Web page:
NEW YORK: As North American carriers are betting on the Asia-Pacific region as their next source of high-margin revenues amid rising costs, flights between the two regions are accelerating heading into 2024.
As long-haul flights account for a higher proportion of airline profits, a rebound of flights to and from Asia is especially important for North American carriers, who took advantage of pent-up demand last summer with high fares on European flights.
Business travel, also profitable for airlines, is rebounding for Asian flights.
According to data from the Global Business Travel Association, travel spending in the Asia-Pacific region this year is forecasted to grow 41 percent to US$567 billion, and rise to $800 billion by 2027.
In an interview with Reuters, Air Canada's vice president of network planning said the airline estimated traffic to Asia next year would be "closer to 80-something percent" of 2019 levels.
The airline added that planned capacity, which had previously not been reported, is rebounding strongly from 2022 when the carrier's Asia-Pacific traffic was 33 percent of 2019 levels.
Aviation analytics company Cirium said that while United Airlines, American Airlines, and Delta Air Lines offer fewer seats to the Asia-Pacific region in the current quarter compared with 2019, the numbers are up 75 percent annually.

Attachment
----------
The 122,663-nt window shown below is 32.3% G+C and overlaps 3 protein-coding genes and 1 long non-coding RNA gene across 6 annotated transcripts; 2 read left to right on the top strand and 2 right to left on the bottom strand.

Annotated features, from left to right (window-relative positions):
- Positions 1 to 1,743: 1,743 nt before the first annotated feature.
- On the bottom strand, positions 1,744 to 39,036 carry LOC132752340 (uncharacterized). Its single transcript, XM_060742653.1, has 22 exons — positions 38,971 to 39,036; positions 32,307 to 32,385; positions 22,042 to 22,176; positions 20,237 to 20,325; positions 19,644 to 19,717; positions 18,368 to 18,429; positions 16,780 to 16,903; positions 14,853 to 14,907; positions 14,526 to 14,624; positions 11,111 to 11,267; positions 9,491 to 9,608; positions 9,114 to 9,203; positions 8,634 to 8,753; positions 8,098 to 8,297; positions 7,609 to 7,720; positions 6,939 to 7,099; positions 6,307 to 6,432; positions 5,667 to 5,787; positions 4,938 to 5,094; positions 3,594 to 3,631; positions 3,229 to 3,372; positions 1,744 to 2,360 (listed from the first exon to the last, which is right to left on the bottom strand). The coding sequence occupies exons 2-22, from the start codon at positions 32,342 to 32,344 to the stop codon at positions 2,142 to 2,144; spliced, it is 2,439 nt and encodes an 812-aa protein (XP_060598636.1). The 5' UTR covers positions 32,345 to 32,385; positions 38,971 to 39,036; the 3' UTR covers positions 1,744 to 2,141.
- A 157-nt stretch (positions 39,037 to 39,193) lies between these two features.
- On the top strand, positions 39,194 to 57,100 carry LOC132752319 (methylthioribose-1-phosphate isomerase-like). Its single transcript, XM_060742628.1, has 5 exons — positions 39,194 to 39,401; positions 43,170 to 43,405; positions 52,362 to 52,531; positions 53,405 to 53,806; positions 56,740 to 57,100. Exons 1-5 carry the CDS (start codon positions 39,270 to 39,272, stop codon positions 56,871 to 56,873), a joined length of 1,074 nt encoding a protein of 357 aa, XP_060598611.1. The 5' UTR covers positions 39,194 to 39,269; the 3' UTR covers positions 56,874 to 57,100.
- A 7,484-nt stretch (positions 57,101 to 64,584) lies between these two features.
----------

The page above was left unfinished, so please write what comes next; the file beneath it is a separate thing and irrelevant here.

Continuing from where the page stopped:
In the first three months of 2024, numbers will rise some 79 percent year-on-year, while seats on the flights of the three U.S. carriers to Europe will grow an annual six percent, Cirium added.
Amid soaring labor and fuel costs, which are pressuring profits and lowering domestic fares, travel to Asia is also a source of high-margin revenues.
During a conference earlier this month, Andrew Nocella, United's chief commercial officer, said, "The market here in the U.S. is more mature. The growth rates of seven percent or eight percent or nine percent for the industry are just not going to be possible, but growing overseas, we think there is just a lot more opportunity."
During the recovery period from the COVID-19 pandemic, the Asia-Pacific region has trailed the U.S. and Europe in global travel demand. While passenger traffic in the region has surged since the reopening of borders, international airline capacity remains below 2019 levels.